pnorman4345 | Jun 19, 2014 |
A prominent young Communist, a "national model worker," is found dead by two fishermen in a Shanghai canal. The case is given to Inspector Chen Cao of the Shanghai Special Cases Bureau to solve, until his investigation starts to tread on party territory.

This was a very different kind of mystery, and it took me a while to get used to the rhythm of it. I don't pretend to have any knowledge of Chinese politics in the 1990's, and some of that knowledge would have helped me. But once I got into the swing of it, I liked this book. The killer is identified early, but the twists and turns of Communist party politics keep the story going. There are many references to Chinese poems, and although the story drags in a few places, I still think it is a worthwhile read. I'm anxious to carry on with the series. ( )
  tloeffler | Dec 24, 2013 |
An excellent, compelling mystery, even if you're not interested in China/modern Chinese history. But as someone who is interested in Chinese history (modern and otherwise), I found Death of a Red Heroine to be even better than your average mystery. Technically there's really only one main character, Chief Inspector Chen and a few minor characters, including Chen's partner, Detective Yu. But, in reality, there are two main characters Chen and the CCP, which makes the book even more tense and interesting than it could be by just being a mystery novel.

Chen runs afoul of the CCP, which is not surprising, but is done masterfully well. Yu is a worthy partner, pulling his weight and doing his job well when Chen's hands are tied. There are other minor characters; Yu's wife, Chen's former lover and a possibly current love interest, as well as characters who pass in and out of both Chen and Yu's lives (some are police and some are not). While some of these characters are only there for a few pages, Qiu Xiaolong does them all justice.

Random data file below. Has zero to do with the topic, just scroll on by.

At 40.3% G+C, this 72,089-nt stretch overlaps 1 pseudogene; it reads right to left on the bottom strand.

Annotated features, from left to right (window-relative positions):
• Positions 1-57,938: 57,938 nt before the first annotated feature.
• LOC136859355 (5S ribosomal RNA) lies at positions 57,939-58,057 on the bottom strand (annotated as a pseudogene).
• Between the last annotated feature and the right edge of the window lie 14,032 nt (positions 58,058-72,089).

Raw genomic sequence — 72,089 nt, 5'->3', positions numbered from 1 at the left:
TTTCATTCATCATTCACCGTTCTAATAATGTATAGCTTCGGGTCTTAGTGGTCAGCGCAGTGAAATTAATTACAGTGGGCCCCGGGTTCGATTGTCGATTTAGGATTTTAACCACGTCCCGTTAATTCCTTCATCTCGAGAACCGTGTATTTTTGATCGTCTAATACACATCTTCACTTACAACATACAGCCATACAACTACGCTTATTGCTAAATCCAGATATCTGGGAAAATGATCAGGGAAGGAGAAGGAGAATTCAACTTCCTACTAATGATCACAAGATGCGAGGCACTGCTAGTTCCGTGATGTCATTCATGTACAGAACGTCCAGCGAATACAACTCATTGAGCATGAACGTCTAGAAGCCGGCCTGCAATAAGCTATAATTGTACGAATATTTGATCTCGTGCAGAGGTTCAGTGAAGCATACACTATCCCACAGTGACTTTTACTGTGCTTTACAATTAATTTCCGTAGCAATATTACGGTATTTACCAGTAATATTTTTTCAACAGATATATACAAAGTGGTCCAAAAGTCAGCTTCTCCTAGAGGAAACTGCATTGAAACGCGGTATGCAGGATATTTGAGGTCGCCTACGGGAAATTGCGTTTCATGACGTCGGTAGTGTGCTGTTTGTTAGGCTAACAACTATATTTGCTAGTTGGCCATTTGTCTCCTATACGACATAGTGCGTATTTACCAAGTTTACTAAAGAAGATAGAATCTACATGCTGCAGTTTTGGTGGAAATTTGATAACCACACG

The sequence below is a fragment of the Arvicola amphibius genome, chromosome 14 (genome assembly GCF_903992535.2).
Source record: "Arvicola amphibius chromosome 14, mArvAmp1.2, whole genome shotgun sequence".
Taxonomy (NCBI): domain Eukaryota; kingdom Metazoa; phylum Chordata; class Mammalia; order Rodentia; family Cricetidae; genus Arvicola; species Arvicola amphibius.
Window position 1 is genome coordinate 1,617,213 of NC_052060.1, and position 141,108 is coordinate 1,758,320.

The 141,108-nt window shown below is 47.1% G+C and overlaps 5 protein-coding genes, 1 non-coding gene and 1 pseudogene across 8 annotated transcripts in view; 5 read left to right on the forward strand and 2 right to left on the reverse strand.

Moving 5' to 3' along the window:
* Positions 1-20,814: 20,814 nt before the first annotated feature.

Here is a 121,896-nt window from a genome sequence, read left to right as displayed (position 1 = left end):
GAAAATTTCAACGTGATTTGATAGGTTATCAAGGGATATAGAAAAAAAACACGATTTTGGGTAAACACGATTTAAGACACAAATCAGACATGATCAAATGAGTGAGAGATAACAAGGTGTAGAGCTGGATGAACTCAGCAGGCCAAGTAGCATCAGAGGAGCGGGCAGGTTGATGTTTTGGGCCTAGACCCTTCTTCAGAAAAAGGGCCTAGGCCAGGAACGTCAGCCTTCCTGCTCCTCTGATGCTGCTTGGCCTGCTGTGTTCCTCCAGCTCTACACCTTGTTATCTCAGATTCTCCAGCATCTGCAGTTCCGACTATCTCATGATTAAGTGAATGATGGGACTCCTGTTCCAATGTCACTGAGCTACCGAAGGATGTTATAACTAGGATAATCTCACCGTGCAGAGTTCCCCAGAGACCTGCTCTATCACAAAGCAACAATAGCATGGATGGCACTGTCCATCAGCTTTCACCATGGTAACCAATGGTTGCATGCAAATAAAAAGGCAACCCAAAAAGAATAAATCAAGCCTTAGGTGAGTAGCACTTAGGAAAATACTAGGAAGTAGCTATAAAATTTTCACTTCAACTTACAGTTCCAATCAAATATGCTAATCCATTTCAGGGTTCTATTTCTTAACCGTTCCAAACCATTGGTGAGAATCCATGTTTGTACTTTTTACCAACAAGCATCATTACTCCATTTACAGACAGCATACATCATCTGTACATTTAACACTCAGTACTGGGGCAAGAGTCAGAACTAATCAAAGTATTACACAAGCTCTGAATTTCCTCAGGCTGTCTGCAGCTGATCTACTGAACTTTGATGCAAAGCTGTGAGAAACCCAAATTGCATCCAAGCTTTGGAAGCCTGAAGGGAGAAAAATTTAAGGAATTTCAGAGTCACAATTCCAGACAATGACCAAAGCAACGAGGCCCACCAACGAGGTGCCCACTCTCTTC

The ending of the book is not happy, though the case is all by solved, it is satisfying -- especially if you have any knowledge of Communist China from the late 80s, early 90s (the novel is set in 1990, a year after Tiananmen Square). Overall, this book was fantastic and I immediately acquired a copy of the second book in the series. ( )
  callmecayce | May 30, 2013 |
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Deep as the Peach Blossom Lake can be,
it is not so deep as the song you sing for me.
— Li Bai
For Lijun
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The body was found at 4:40 P.M., on May 11, 1990, in Baili Canal, an out-of-the-way canal, about twenty miles to the west of Shanghai.
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(Click to show. Warning: May contain spoilers.)
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Book description
In this Anthony Award-winning debut, Inspector Chen of the Shanghai Police must find the murderer of a National Model worker, and then risk his own life and career to see that justice is done.
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When the body of a prominent Communist Party member is found, Chief Inspector Chen is told to keep the party authorities informed about every lead. When his investigation leads him to the decadent offspring of high-ranking officials, he finds himself instantly removed from the case.… (more)